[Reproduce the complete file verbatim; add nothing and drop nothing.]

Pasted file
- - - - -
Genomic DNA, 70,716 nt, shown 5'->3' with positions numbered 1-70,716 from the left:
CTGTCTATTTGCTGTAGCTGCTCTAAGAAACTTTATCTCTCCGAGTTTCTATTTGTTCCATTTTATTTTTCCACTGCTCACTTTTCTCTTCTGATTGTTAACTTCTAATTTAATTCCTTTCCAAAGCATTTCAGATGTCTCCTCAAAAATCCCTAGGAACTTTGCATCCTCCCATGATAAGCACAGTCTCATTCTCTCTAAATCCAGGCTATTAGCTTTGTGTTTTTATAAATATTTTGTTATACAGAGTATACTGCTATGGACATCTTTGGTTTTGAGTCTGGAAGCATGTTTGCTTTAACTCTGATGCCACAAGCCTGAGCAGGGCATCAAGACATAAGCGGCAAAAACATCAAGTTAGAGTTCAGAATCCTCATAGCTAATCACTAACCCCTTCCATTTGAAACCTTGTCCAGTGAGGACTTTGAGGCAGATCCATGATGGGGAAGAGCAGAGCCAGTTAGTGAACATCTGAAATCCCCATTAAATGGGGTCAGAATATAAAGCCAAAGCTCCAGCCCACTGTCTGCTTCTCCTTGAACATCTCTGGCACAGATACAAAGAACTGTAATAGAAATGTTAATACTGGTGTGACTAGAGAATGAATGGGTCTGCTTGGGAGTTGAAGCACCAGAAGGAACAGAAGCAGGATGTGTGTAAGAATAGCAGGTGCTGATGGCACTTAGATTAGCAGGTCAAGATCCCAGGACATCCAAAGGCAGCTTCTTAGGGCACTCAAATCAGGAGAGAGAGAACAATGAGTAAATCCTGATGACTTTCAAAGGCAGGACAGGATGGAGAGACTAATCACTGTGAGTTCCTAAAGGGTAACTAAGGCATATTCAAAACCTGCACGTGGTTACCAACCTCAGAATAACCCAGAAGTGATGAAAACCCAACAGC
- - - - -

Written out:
Genomic DNA, 70,716 nt, shown 5'->3' with positions numbered 1-70,716 from the left:
CTGTCTATTTGCTGTAGCTGCTCTAAGAAACTTTATCTCTCCGAGTTTCTATTTGTTCCATTTTATTTTTCCACTGCTCACTTTTCTCTTCTGATTGTTAACTTCTAATTTAATTCCTTTCCAAAGCATTTCAGATGTCTCCTCAAAAATCCCTAGGAACTTTGCATCCTCCCATGATAAGCACAGTCTCATTCTCTCTAAATCCAGGCTATTAGCTTTGTGTTTTTATAAATATTTTGTTATACAGAGTATACTGCTATGGACATCTTTGGTTTTGAGTCTGGAAGCATGTTTGCTTTAACTCTGATGCCACAAGCCTGAGCAGGGCATCAAGACATAAGCGGCAAAAACATCAAGTTAGAGTTCAGAATCCTCATAGCTAATCACTAACCCCTTCCATTTGAAACCTTGTCCAGTGAGGACTTTGAGGCAGATCCATGATGGGGAAGAGCAGAGCCAGTTAGTGAACATCTGAAATCCCCATTAAATGGGGTCAGAATATAAAGCCAAAGCTCCAGCCCACTGTCTGCTTCTCCTTGAACATCTCTGGCACAGATACAAAGAACTGTAATAGAAATGTTAATACTGGTGTGACTAGAGAATGAATGGGTCTGCTTGGGAGTTGAAGCACCAGAAGGAACAGAAGCAGGATGTGTGTAAGAATAGCAGGTGCTGATGGCACTTAGATTAGCAGGTCAAGATCCCAGGACATCCAAAGGCAGCTTCTTAGGGCACTCAAATCAGGAGAGAGAGAACAATGAGTAAATCCTGATGACTTTCAAAGGCAGGACAGGATGGAGAGACTAATCACTGTGAGTTCCTAAAGGGTAACTAAGGCATATTCAAAACCTGCACGTGGTTACCAACCTCAGAATAACCCAGAAGTGATGAAAACCCAACAGC